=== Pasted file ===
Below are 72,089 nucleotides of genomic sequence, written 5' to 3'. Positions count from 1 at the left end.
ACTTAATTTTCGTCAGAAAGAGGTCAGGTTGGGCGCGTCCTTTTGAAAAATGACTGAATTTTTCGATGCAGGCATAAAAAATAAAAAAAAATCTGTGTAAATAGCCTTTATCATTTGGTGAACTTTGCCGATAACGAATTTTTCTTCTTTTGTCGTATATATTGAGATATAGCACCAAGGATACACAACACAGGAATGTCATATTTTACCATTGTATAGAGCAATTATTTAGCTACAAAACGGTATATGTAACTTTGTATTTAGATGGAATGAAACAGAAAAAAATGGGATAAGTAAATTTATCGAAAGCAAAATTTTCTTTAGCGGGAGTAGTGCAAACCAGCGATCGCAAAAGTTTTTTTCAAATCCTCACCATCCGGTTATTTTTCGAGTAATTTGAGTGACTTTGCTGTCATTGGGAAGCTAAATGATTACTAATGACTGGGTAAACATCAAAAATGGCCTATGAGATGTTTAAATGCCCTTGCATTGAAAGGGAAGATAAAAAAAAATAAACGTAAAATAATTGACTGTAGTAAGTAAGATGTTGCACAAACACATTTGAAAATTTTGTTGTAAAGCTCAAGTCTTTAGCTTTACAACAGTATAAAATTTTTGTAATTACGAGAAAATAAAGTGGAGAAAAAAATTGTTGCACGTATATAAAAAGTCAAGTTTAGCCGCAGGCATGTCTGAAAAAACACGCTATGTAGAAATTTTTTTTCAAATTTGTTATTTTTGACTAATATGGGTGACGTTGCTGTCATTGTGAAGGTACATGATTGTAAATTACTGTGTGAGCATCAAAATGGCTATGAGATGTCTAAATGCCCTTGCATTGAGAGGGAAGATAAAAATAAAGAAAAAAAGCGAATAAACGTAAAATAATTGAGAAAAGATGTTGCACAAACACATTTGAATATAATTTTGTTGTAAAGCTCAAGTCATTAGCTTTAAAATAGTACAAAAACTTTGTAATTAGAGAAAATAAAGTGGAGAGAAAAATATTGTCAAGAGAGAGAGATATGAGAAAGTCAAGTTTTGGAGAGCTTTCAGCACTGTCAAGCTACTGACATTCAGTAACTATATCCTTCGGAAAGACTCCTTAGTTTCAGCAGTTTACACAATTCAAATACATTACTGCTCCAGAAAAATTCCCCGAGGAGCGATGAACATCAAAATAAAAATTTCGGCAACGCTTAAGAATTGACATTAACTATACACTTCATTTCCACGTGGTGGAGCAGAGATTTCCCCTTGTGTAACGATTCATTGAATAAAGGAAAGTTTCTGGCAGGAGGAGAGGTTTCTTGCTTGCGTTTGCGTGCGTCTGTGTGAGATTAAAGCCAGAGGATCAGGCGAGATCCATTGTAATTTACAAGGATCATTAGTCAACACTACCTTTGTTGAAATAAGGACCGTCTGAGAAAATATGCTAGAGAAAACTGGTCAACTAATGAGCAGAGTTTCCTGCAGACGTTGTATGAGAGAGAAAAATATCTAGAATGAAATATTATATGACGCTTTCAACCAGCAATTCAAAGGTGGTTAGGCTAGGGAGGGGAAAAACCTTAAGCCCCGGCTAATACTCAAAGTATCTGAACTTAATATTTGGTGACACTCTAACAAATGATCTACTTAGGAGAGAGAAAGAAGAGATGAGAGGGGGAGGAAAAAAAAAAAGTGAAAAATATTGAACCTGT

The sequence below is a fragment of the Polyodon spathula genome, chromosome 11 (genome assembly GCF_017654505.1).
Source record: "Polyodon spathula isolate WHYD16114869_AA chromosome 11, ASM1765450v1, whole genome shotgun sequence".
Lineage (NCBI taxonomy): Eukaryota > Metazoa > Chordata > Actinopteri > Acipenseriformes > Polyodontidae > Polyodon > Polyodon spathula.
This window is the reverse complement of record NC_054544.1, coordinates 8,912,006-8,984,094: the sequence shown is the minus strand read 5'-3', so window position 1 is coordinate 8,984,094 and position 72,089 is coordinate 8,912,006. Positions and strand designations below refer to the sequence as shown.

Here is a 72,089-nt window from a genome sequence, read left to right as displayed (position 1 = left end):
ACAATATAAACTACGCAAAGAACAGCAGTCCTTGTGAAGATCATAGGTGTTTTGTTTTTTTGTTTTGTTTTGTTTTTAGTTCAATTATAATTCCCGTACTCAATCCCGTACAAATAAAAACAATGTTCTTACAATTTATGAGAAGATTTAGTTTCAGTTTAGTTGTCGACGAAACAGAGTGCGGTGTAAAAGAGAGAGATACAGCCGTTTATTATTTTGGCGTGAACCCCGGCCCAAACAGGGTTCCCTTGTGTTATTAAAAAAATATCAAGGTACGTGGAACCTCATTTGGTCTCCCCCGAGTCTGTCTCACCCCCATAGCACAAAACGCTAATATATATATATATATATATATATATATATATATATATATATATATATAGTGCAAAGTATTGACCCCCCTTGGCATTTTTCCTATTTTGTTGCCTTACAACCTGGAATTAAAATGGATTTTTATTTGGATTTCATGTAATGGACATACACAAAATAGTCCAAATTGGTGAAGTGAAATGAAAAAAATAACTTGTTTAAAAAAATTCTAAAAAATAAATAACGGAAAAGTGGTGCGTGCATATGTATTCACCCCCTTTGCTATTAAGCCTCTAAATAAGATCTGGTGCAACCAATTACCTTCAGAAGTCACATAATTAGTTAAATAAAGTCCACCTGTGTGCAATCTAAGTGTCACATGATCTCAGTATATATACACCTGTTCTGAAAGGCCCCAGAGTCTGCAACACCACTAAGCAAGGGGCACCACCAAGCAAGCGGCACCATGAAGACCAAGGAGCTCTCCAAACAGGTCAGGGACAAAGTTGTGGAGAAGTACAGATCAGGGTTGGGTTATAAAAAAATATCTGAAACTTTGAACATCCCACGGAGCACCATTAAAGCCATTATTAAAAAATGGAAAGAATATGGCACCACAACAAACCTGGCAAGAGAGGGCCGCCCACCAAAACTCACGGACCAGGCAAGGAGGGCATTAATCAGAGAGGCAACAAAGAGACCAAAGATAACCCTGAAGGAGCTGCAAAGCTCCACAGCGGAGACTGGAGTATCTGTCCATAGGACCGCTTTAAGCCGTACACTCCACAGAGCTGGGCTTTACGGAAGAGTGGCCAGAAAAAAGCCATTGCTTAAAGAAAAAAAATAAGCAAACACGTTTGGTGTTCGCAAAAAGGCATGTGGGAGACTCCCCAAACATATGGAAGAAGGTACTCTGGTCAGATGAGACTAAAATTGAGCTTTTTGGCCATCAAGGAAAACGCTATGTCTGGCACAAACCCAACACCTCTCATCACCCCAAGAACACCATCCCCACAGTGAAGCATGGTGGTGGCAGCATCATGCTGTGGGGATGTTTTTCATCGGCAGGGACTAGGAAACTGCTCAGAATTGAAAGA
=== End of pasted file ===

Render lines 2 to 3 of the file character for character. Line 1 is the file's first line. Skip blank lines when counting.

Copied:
ACTTAATTTTCGTCAGAAAGAGGTCAGGTTGGGCGCGTCCTTTTGAAAAATGACTGAATTTTTCGATGCAGGCATAAAAAATAAAAAAAAATCTGTGTAAATAGCCTTTATCATTTGGTGAACTTTGCCGATAACGAATTTTTCTTCTTTTGTCGTATATATTGAGATATAGCACCAAGGATACACAACACAGGAATGTCATATTTTACCATTGTATAGAGCAATTATTTAGCTACAAAACGGTATATGTAACTTTGTATTTAGATGGAATGAAACAGAAAAAAATGGGATAAGTAAATTTATCGAAAGCAAAATTTTCTTTAGCGGGAGTAGTGCAAACCAGCGATCGCAAAAGTTTTTTTCAAATCCTCACCATCCGGTTATTTTTCGAGTAATTTGAGTGACTTTGCTGTCATTGGGAAGCTAAATGATTACTAATGACTGGGTAAACATCAAAAATGGCCTATGAGATGTTTAAATGCCCTTGCATTGAAAGGGAAGATAAAAAAAAATAAACGTAAAATAATTGACTGTAGTAAGTAAGATGTTGCACAAACACATTTGAAAATTTTGTTGTAAAGCTCAAGTCTTTAGCTTTACAACAGTATAAAATTTTTGTAATTACGAGAAAATAAAGTGGAGAAAAAAATTGTTGCACGTATATAAAAAGTCAAGTTTAGCCGCAGGCATGTCTGAAAAAACACGCTATGTAGAAATTTTTTTTCAAATTTGTTATTTTTGACTAATATGGGTGACGTTGCTGTCATTGTGAAGGTACATGATTGTAAATTACTGTGTGAGCATCAAAATGGCTATGAGATGTCTAAATGCCCTTGCATTGAGAGGGAAGATAAAAATAAAGAAAAAAAGCGAATAAACGTAAAATAATTGAGAAAAGATGTTGCACAAACACATTTGAATATAATTTTGTTGTAAAGCTCAAGTCATTAGCTTTAAAATAGTACAAAAACTTTGTAATTAGAGAAAATAAAGTGGAGAGAAAAATATTGTCAAGAGAGAGAGATATGAGAAAGTCAAGTTTTGGAGAGCTTTCAGCACTGTCAAGCTACTGACATTCAGTAACTATATCCTTCGGAAAGACTCCTTAGTTTCAGCAGTTTACACAATTCAAATACATTACTGCTCCAGAAAAATTCCCCGAGGAGCGATGAACATCAAAATAAAAATTTCGGCAACGCTTAAGAATTGACATTAACTATACACTTCATTTCCACGTGGTGGAGCAGAGATTTCCCCTTGTGTAACGATTCATTGAATAAAGGAAAGTTTCTGGCAGGAGGAGAGGTTTCTTGCTTGCGTTTGCGTGCGTCTGTGTGAGATTAAAGCCAGAGGATCAGGCGAGATCCATTGTAATTTACAAGGATCATTAGTCAACACTACCTTTGTTGAAATAAGGACCGTCTGAGAAAATATGCTAGAGAAAACTGGTCAACTAATGAGCAGAGTTTCCTGCAGACGTTGTATGAGAGAGAAAAATATCTAGAATGAAATATTATATGACGCTTTCAACCAGCAATTCAAAGGTGGTTAGGCTAGGGAGGGGAAAAACCTTAAGCCCCGGCTAATACTCAAAGTATCTGAACTTAATATTTGGTGACACTCTAACAAATGATCTACTTAGGAGAGAGAAAGAAGAGATGAGAGGGGGAGGAAAAAAAAAAAGTGAAAAATATTGAACCTGT

The sequence below is a fragment of the Polyodon spathula genome, chromosome 11 (genome assembly GCF_017654505.1).